News and Resources from the Upstate New York Synod of the Evangelical Lutheran Church in America.

Midweek Musings

Midweek Musings for Sunday, February 21, 2016

This week’s reflection comes from
Rev. Imani N. Dodley
Reformation, Rochester

“Jerusalem, Jerusalem. Killing the prophets and the messengers that God has sent to you.” Luke 13:34

This week would have been the 68th anniversary of Dr. Martin Luther King Jr.’s ordination. I wonder if the young Martin Luther, who had not yet received his doctorate in Systematic Theology or Nobel Peace prize would have taken those vows on February 25, 1948 if he had known all the things he would see and experience. Would Dr. King still have made the covenant before God and the congregation to “preach God’s Word, to be prepared in season and out of season, to correct, rebuke and encourage – with patience and careful instruction” knowing that he would face a litany of ludicrousness that half of us would not deal with as pastors!

From accusations of tax fraud, arrest, “bloody Sunday,” assaulted, arrested again, eulogies for those killed in the September 15 bombing of 16th Street Baptist Church, wiretaps, arrested yet again and yes assassination, would Dr. King still have said yes to God? Let me be perfectly frank, I believe that I would have told those laying their hands on me at my ordination…

“get the h*@# out of here, I’m done! I don’t want to be the one that is a prophet, it’s bad enough being the messenger of God, prophets get killed! Look at what happened to Jesus! Look at what happened to King! And I am no Jesus! And I am no King!”

Jesus is weeping over what was once the Holy City. He was lamenting over Jerusalem that was so addicted to the violence and the refusal to care for those less fortunate from the widow to those stricken with illness. Jesus is despaired by the lack of their compassion for their fellow brother and sister. And the same is with King. I believe he wept over the issues of our country. From his opposition of the Vietnam War and leading thousands of protestors in support of the striking sanitation workers after two collectors were crushed to death by a malfunctioning truck for economic equality. You can hear the lament in his voice when he says, “We’ve got to give ourselves to this struggle until the end. Nothing would be more tragic than to stop at this point in Memphis. We’ve got to see it through” (“I’ve been to the Mountaintop”).

But I am no Jesus! And I am no King!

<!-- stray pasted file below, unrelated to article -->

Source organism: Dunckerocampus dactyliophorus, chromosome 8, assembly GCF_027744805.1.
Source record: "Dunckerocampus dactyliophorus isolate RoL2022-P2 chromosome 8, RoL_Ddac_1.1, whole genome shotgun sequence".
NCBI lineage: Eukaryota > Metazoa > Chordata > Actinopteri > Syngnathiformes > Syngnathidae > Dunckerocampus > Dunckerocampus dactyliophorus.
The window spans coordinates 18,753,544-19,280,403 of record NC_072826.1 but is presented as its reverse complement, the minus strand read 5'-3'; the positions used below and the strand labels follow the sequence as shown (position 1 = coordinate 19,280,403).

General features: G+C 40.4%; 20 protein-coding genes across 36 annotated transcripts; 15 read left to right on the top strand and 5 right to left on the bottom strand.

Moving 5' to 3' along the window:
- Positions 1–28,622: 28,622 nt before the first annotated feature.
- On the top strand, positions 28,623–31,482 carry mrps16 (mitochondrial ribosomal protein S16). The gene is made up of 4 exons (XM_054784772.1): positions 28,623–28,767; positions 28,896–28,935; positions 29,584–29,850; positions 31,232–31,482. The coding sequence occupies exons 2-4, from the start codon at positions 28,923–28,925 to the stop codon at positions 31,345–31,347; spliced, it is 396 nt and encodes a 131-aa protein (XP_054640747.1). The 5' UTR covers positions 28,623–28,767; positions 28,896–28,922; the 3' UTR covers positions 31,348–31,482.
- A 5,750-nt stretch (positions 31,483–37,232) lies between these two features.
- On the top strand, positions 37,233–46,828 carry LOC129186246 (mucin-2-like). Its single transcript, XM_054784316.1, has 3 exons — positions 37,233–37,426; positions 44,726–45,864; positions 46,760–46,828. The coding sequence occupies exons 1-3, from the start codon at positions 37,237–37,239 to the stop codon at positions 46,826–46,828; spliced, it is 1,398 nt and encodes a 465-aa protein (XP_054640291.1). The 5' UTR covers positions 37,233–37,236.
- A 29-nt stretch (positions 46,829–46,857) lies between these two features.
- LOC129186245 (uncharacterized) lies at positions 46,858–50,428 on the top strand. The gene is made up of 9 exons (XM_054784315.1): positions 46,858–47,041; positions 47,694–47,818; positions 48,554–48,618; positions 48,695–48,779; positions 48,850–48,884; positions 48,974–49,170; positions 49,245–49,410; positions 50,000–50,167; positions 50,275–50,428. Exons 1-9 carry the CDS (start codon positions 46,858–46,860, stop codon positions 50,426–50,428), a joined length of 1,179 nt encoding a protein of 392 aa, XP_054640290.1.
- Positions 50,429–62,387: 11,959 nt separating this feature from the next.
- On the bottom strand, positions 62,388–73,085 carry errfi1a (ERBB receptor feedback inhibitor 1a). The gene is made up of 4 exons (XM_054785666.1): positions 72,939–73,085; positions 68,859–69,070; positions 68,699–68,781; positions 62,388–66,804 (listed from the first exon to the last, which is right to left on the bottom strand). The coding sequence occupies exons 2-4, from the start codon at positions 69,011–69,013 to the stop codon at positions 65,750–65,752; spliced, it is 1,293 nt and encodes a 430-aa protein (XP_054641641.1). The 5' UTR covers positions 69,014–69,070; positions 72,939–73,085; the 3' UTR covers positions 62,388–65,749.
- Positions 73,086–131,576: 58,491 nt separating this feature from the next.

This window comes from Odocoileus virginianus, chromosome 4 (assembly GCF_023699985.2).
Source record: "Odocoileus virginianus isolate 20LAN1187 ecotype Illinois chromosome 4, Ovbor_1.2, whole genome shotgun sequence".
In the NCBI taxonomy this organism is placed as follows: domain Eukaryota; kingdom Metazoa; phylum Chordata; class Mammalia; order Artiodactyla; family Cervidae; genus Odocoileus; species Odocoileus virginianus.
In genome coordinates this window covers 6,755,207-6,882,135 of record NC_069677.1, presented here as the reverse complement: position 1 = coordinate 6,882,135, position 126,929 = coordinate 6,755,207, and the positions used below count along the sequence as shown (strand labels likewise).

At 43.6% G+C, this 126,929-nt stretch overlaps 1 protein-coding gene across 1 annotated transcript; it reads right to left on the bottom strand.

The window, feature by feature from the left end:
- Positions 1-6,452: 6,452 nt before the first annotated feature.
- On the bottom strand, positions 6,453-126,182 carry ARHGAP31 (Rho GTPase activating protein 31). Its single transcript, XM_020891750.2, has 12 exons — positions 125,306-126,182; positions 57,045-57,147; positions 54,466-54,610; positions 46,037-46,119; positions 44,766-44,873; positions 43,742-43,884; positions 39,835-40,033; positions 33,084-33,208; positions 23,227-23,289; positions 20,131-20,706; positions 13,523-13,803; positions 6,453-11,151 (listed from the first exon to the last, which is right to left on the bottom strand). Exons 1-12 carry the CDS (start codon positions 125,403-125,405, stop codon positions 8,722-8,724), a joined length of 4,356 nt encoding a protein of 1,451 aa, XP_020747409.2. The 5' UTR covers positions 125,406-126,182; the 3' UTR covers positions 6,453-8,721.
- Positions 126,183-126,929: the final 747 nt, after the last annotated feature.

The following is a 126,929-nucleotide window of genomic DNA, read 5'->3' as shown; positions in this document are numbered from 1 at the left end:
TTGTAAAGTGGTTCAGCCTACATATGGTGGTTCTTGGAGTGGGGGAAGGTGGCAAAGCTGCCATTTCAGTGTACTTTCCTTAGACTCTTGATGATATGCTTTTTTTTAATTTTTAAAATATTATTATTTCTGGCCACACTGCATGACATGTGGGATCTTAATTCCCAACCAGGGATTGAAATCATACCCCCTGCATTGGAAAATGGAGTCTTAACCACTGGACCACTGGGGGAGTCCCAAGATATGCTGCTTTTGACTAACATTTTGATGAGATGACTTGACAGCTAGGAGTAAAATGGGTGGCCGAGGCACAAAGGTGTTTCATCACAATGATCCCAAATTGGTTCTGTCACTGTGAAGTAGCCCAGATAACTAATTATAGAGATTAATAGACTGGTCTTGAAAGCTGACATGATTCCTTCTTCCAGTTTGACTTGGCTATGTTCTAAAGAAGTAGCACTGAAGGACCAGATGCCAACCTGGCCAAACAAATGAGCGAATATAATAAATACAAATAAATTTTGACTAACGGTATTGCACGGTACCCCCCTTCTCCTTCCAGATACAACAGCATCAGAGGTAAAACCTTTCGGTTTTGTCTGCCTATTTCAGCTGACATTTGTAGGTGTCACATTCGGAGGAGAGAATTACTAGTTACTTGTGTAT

Or am I…

As I look upon the city of Rochester, NY and the state of our world, I am grieved deeply around the availability and affordability of healthcare for most Americans. I am angry of our lack of response to those that are hungry and homeless. I am despaired by the level of crime and violence and how we don’t look at the issue of mass incarceration. I am confused about the way income and wealth are distributed in the U.S. and how the City of Rochester is the 5th in poverty in our country. I am disturbed that we haven’t figured out how to dismantle racism and address the issue of white privilege. Those are not issues that I had expected to have to deal with at my ordination. I wanted to have a church that was financially successful and without conflict within. I wanted the masses to come in and fill our pews while we all sang “Kumbayah” and we held hands and embodied Galatians 3:28 “There is neither Jew nor Gentile, neither slave nor free, nor is there male and female, for you are all one in Christ Jesus.” So let me be frank; Dammit – I wanted it to be easy and just happen. I don’t want to be a prophet. But maybe that’s just me.

But that’s the calling. For all of us. Whether we are ordained or the person in the pew. We are called to speak out against the injustices in the world. We are all called to be the hands and feet of Christ, making us like Jesus. We are called to move from chaos to community as King suggested, making us like King. I know how scary that is because we have seen the end results of both of their lives. The Truth is prophets are killed.

Yes, we have to remember the truth of them being killed and repent for those moments of lack of response to the issues and the people. That’s Lent.

BUT as Tony Campolo says, “Sunday is Coming” and as a
Resurrected people that Pray First, Walk Together and (to) Change Lives let us live in that truth during difficult realities and speak resurrection to those areas that need a prophet.

Midweek Musings for Sunday February 14, 2016

This week’s reflection comes from
Rev. Imani N. Dodley
Reformation, Rochester

Deuteronomy 26:1-11 is one lesson that we experience this first Sunday of Lent, the beginning of a season where we stress that lovely word, repentance. Let’s say it again shall we, repentance. Changing of heart. Changing of our minds. Our attitudes. Our lives. It is us, turning back or around to face God.

Now, let’s just stop right there. I know me. I know my foolish heart. I know my crazy mind. I know my secret attitudes. And I know what I did last night with my life! So excuse me if I’m not to amped up and ready to turn around and face God! That is far more nerve wracking than facing my father one time when I was a teenager. (By the way that’s him in the picture) There was a time when I was about 17 when I had climbed out of my window, down the trellis, with a backpack that had one of my fathers bottles of liquor, all to go party with my friends (see a boy of course). And you know what happened, come back home, maybe a little drunk and he is sitting on the couch at 3:27 a.m. waiting up and waiting for me to face him.